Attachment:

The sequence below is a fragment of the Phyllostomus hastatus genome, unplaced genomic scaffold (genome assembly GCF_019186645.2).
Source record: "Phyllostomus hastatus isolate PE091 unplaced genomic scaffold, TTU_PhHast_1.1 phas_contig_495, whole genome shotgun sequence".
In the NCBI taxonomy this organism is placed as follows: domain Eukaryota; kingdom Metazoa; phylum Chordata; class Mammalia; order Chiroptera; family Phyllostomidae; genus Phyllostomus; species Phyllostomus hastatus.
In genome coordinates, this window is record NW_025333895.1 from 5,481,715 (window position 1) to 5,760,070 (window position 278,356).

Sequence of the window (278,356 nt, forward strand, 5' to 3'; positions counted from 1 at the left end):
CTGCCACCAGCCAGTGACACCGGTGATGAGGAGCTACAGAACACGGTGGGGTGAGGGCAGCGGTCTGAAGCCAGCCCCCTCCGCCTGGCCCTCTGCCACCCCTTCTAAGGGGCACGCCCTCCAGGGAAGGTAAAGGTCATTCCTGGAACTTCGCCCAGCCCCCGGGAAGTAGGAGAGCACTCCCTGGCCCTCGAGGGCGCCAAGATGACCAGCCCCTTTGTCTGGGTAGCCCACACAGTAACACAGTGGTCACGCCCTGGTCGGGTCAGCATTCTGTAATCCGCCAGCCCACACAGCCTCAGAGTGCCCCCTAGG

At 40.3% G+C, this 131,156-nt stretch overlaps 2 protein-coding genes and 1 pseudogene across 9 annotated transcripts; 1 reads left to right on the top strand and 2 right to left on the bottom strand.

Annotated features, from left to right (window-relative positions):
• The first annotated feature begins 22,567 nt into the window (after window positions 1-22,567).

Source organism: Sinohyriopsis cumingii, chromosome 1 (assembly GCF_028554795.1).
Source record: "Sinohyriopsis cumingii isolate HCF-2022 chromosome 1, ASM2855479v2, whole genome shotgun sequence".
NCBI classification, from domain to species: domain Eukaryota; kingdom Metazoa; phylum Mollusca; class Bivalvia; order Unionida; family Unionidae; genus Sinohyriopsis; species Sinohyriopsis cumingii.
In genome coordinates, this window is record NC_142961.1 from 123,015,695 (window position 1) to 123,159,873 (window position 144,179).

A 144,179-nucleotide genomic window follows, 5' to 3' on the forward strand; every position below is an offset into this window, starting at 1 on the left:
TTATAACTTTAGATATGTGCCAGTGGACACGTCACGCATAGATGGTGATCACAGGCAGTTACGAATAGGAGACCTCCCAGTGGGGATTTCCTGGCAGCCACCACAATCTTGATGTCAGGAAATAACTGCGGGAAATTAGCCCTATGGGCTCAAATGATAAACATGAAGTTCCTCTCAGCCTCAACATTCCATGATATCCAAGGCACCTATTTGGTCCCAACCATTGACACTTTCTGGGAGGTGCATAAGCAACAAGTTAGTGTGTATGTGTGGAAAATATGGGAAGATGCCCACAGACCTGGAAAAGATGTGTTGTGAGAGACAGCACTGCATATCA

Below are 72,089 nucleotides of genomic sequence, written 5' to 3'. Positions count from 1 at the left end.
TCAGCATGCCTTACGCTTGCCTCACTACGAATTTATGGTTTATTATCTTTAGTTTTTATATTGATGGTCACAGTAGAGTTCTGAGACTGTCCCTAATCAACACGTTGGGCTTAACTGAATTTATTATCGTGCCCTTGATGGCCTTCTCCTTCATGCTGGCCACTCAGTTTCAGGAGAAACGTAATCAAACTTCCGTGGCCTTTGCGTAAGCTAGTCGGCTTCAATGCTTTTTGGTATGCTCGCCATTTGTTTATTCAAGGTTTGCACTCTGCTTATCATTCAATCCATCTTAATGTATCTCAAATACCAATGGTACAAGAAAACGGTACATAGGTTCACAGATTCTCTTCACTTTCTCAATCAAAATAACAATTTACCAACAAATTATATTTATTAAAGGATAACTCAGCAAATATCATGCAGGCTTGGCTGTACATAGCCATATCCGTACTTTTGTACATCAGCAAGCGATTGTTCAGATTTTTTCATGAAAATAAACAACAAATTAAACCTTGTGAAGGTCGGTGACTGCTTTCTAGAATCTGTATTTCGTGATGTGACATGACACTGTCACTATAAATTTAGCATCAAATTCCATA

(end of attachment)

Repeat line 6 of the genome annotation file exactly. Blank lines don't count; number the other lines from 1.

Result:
CTGCCACCAGCCAGTGACACCGGTGATGAGGAGCTACAGAACACGGTGGGGTGAGGGCAGCGGTCTGAAGCCAGCCCCCTCCGCCTGGCCCTCTGCCACCCCTTCTAAGGGGCACGCCCTCCAGGGAAGGTAAAGGTCATTCCTGGAACTTCGCCCAGCCCCCGGGAAGTAGGAGAGCACTCCCTGGCCCTCGAGGGCGCCAAGATGACCAGCCCCTTTGTCTGGGTAGCCCACACAGTAACACAGTGGTCACGCCCTGGTCGGGTCAGCATTCTGTAATCCGCCAGCCCACACAGCCTCAGAGTGCCCCCTAGG